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In an industry in which many black women still struggle for steady work, the logic would suggest that Washington would want to make herself more consumable, not less.Yet Washington’s managed to become more visible while firmly closing the door on her personal life.And yet, as the Scandal freight train gained steam, Washington seemed to be doing all the things that as a star on the rise.She appeared on the August 2013 cover of Vanity Fair in a bathing suit; she became an active Twitter user; she started appearing on “Best Dressed” lists.Plus she’d checked all the limited boxes then currently available to a black woman in Hollywood: supporting role in a comic book franchise, Oscar bait, Spike Lee movie, Tyler Perry movie, hip-hop object of affection.But it wasn’t enough, or wasn’t interesting enough, to bolster her status to the sweet spot on the fame spectrum, still dominated by the (white) likes of Jennifer Aniston, Anne Hathaway, and Kristen Stewart, whose personal lives were imbued with lingering intrigue and scandal.She attended Spence, the upper-crust Manhattan private school, on scholarship.At school, she crossed paths with Gwyneth Paltrow; back home in the Bronx, she took dance lessons from the same man who molded Jennifer Lopez.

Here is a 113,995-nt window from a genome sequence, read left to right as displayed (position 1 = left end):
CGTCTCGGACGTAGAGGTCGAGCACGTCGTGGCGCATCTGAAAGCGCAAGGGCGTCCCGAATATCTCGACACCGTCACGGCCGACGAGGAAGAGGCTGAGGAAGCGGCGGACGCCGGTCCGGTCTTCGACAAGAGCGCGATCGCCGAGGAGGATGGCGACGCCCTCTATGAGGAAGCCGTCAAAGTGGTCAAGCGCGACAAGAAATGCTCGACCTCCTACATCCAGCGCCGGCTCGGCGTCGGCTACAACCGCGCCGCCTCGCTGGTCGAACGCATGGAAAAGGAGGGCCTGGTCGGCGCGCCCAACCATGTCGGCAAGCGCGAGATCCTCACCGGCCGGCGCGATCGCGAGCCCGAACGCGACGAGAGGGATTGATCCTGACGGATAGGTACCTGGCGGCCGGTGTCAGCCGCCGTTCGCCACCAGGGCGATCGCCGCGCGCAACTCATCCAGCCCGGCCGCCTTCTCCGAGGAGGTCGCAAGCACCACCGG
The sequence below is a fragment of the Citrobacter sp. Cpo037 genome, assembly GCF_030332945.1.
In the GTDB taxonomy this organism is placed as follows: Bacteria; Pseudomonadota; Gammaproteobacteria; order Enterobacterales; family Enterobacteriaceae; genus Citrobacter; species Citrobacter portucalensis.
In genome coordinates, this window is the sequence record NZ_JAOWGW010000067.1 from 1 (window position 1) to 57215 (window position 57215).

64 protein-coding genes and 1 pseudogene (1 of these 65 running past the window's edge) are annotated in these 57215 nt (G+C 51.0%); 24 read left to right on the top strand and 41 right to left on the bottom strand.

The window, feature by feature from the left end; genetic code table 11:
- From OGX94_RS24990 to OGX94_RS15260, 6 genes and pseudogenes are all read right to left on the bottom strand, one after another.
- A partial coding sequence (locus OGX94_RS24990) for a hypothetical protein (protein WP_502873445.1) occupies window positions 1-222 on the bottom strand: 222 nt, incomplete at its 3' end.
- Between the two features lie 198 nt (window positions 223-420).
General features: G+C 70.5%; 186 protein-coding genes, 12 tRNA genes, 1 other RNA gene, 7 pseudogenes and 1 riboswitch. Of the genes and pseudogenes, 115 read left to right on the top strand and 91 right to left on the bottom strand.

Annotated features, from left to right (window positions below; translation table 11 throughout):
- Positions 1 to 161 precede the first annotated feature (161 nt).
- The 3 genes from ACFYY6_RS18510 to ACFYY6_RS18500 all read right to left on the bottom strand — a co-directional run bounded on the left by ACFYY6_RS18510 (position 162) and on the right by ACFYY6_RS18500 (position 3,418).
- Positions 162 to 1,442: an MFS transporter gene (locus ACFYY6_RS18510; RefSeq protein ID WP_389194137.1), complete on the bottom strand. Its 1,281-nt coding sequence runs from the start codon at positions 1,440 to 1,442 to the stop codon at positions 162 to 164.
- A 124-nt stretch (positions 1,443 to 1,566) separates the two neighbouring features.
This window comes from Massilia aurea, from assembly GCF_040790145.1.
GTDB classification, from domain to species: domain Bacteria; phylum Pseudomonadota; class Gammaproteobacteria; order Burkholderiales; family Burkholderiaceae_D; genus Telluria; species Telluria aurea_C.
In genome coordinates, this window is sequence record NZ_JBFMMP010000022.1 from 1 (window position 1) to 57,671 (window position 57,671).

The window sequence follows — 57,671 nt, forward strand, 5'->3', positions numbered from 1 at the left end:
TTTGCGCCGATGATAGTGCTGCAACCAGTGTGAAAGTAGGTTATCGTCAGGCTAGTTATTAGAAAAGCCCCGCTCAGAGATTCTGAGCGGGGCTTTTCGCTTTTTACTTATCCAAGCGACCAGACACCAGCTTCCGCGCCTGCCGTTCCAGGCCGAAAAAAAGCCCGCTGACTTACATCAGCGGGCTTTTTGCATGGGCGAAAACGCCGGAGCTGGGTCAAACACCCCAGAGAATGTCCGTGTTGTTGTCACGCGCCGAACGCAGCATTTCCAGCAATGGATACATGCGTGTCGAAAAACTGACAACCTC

Who needs paparazzi photos of Washington when you watch GIFs of her making out with Fitz on Tumblr?
There are plenty of celebrities who have sheltered their private lives, but that requires a separate primary source of fame: Meryl Streep, Jessica Chastain, and Cate Blanchett are such superlative actors that they’ve never needed to talk about their private lives. Which isn’t to degrade and devalue, say, the Kardashians, who smartly recognized that their font of interestingness is rooted in the minutiae of their “private” public lives.
Meryl and Kim reside on opposite ends of the celebrity spectrum: on one side, a fame rooted wholly in performance of someone else; on the other, the performance of self.
Yet Washington doesn’t shy from conceiving herself that way.
In addition to Red Carpet Kerry, and Olivia Pope Kerry, there’s also “hip-hop Kerry and Kerry from the Bronx,” which, as she told Ad Week, “was a part of my brand that I wasn’t doing a good enough job getting out there.” Thus: the Apple Music commercial with Mary J. Henson.“There aren’t a lot of products and a product space that live in that part of my identity that I would necessarily want to partner with,” Washington said, referring to “hip-hop Kerry.” But “Apple Music was a no-brainer.” Put differently, Washington — who has partnered with Neutrogena, OPI Nail Polish, The Limited, and Movado Watches — is eager to incorporate a certain level of “Bronx” into her brand, but only if processed through the bourgeois filter of Apple.